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​INSIGHT: How Kiwi businesses can enhance IT infrastructure

​INSIGHT: How Kiwi businesses can enhance IT infrastructure

James Knapp, CTO ViFX outlines IT infrastructure benefits for New Zealand businesses.

James Knapp, Chief Technology Officer, ViFX delves deep into the heart of IT infrastructure, outlining its benefits for New Zealand businesses.

As disruption continues to stamp its mark across most industries the pressure for IT departments to adjust to the new business world is building.

We’re increasingly hearing from our customers that they need more flexibility to incorporate new technologies, development approaches and services, and they need this done with speed.

Their IT infrastructure has to be nimble so the organisation can move quickly and capitalise as opportunities arise.

Just as quickly as industries are experiencing change, so are the technologies and platforms being deployed to get infrastructure firing on all cylinders.

And because that rapid speed of change doesn’t look to be slowing down anytime soon, it’s imperative we all adapt with the times.

Now is the time to take advantage of new approaches to infrastructure, which are transforming IT from a reactive role, to one where it is serving as a strategic partner to the business.

Here are some of the IT infrastructure trends we believe the high-performers in business will be adopting or placing an increased focus on in 2016 so they can stay ahead of the pack.

Software Defined Everything

The virtualisation of servers was only the beginning. Now the value of a software-defined approach is dictating the play in the infrastructure game by bringing the benefits of virtualisation to all the domains of the data centre - the storage, the network and the server.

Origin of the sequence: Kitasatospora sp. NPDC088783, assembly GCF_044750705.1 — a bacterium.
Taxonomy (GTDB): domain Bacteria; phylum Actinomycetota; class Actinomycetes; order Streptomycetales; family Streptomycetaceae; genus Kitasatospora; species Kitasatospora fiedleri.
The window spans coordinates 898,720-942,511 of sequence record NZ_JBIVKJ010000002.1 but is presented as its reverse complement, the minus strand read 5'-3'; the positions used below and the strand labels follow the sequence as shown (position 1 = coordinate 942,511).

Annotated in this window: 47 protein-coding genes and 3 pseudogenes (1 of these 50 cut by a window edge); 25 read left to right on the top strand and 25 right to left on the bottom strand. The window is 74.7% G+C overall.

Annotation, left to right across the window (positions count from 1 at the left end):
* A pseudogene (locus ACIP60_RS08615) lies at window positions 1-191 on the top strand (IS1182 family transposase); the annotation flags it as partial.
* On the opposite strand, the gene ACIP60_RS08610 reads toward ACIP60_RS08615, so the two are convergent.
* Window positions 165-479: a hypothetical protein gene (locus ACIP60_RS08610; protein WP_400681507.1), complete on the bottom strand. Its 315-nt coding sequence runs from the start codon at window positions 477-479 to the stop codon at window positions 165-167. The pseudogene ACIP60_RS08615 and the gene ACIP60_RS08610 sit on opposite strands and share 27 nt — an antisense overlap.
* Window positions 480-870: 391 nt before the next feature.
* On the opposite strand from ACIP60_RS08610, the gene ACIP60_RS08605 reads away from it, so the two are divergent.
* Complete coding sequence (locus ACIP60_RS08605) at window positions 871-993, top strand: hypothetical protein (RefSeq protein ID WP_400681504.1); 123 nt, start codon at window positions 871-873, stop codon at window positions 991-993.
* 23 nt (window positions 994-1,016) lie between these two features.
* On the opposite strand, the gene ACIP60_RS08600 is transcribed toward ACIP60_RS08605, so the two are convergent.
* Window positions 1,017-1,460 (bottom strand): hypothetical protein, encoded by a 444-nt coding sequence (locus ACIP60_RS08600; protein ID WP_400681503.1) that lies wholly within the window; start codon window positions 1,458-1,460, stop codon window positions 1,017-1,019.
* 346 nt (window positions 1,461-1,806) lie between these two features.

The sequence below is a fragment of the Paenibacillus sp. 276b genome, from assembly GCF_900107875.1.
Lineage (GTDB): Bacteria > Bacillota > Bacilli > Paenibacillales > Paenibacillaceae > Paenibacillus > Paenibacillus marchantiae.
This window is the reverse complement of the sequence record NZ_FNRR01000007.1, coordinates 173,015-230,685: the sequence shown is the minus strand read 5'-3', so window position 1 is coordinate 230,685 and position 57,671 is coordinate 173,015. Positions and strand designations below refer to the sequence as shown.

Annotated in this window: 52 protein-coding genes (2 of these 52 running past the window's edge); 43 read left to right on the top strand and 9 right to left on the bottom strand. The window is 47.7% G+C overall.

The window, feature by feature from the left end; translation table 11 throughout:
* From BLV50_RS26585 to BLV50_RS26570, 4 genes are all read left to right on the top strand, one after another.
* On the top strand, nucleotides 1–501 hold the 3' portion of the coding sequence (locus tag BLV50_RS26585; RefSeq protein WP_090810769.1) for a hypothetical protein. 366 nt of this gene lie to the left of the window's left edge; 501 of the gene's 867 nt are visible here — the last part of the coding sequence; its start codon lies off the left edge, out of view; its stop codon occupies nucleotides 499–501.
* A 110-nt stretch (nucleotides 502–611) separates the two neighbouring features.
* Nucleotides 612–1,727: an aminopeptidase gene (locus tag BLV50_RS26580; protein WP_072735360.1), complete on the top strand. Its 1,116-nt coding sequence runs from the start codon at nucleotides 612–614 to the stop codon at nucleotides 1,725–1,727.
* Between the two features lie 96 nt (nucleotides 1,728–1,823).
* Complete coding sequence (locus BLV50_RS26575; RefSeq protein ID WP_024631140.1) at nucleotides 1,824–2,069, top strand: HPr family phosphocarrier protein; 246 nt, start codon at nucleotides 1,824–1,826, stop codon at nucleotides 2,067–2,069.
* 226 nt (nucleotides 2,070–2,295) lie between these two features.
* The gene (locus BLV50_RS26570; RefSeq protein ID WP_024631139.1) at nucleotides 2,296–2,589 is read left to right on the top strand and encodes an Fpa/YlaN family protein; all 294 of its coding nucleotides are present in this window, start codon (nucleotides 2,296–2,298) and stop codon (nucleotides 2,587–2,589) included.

This move from a static to a dynamic infrastructure model enables automation which results in greater speeds in developing and provisioning applications, greater efficiencies and lower costs.

According to IDC, companies across Asia, Pacific and Japan will avoid almost $100 billion in capital expense with a software defined approach to managing IT.

Adaptive Security Architecture

Digital business is the new standard, but comes with obvious risks. The face of cyber-attack is changing as a “Hacker Industry” grows. It’s now an adapt-or-die mentality for enterprises.

According to Forbes, cyber-attacks are costing businesses $400 to $500 billion a year, and that figure doesn’t include the large number of unreported incidents.

As organisations turn to cloud-based services and use open APIs to enable customer and partner integration with their systems, the door is opened to even greater security vulnerabilities.

To combat this, the security mindset surrounding IT infrastructure has to shift to a proactive one, employing measures such as application self-protection and user and entity behaviour analytics, alongside the traditional methods to protect business.

Bimodal IT

Keeping things running smoothly while exploring new technologies to enhance the business - these are the two polar priorities IT has traditionally been caught between.

However, moving forward we believe organisations will adopt a bimodal approach (see the Gartner definition here) which will see them supporting both the traditional and agile modes of IT solution delivery.

The goal here is to ensure companies don’t become reliant on the traditional IT mentality (change averse) and disregard the importance of innovation (change nonchalant).

If you are not prepared for the future of IT, you are risking the future of your business.

This post was originally published on the ViFX Blog - for more information click here

By James Knapp - CTO, ViFX

James focuses on the cloud technology landscape, developing cloud strategies for clients, as well as being a regular conference presenter on new IT service delivery models.

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